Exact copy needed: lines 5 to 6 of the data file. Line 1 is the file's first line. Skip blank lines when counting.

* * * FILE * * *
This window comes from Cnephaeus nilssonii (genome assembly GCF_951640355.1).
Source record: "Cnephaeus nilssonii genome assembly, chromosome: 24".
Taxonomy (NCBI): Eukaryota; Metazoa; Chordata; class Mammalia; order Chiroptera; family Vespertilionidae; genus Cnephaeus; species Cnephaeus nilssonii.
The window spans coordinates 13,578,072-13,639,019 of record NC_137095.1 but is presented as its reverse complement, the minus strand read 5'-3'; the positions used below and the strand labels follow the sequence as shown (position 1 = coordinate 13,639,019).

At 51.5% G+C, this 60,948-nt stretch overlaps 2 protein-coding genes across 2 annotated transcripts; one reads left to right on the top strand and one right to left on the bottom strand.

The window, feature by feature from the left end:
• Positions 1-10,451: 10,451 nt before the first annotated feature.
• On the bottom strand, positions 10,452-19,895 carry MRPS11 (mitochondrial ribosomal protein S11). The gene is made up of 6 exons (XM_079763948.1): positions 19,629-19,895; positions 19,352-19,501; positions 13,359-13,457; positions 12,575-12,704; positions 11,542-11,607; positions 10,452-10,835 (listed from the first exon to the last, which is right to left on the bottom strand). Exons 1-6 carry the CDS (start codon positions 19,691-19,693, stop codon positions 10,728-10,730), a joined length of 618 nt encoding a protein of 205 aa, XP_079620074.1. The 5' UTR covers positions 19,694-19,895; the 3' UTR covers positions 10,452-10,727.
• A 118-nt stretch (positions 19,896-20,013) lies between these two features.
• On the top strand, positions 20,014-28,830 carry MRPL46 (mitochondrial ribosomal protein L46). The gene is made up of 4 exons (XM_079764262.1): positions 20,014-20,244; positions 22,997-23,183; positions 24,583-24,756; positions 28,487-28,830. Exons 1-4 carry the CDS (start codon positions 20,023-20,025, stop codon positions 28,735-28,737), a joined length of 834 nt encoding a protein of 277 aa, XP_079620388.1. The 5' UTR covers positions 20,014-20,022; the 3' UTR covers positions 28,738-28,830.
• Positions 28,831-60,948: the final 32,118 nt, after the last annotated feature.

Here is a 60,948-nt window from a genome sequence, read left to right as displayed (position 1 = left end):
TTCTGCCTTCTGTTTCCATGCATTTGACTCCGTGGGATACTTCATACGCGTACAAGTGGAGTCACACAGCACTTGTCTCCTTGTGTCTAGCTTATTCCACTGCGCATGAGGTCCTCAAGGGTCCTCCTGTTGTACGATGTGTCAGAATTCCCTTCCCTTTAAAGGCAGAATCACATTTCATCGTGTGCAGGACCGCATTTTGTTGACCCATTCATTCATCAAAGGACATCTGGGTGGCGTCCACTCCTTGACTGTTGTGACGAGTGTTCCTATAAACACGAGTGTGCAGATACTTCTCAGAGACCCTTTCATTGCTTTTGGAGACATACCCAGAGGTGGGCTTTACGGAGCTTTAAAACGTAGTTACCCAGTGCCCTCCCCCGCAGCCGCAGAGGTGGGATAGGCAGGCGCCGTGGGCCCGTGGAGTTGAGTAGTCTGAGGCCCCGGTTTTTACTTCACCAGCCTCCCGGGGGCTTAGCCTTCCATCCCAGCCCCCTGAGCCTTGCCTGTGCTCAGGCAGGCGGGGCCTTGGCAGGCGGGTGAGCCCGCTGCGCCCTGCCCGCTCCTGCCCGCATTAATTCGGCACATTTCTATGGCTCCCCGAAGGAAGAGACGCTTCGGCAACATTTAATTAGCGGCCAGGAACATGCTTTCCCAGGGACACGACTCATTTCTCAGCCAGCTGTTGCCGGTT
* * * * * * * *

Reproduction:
At 51.5% G+C, this 60,948-nt stretch overlaps 2 protein-coding genes across 2 annotated transcripts; one reads left to right on the top strand and one right to left on the bottom strand.

The window, feature by feature from the left end: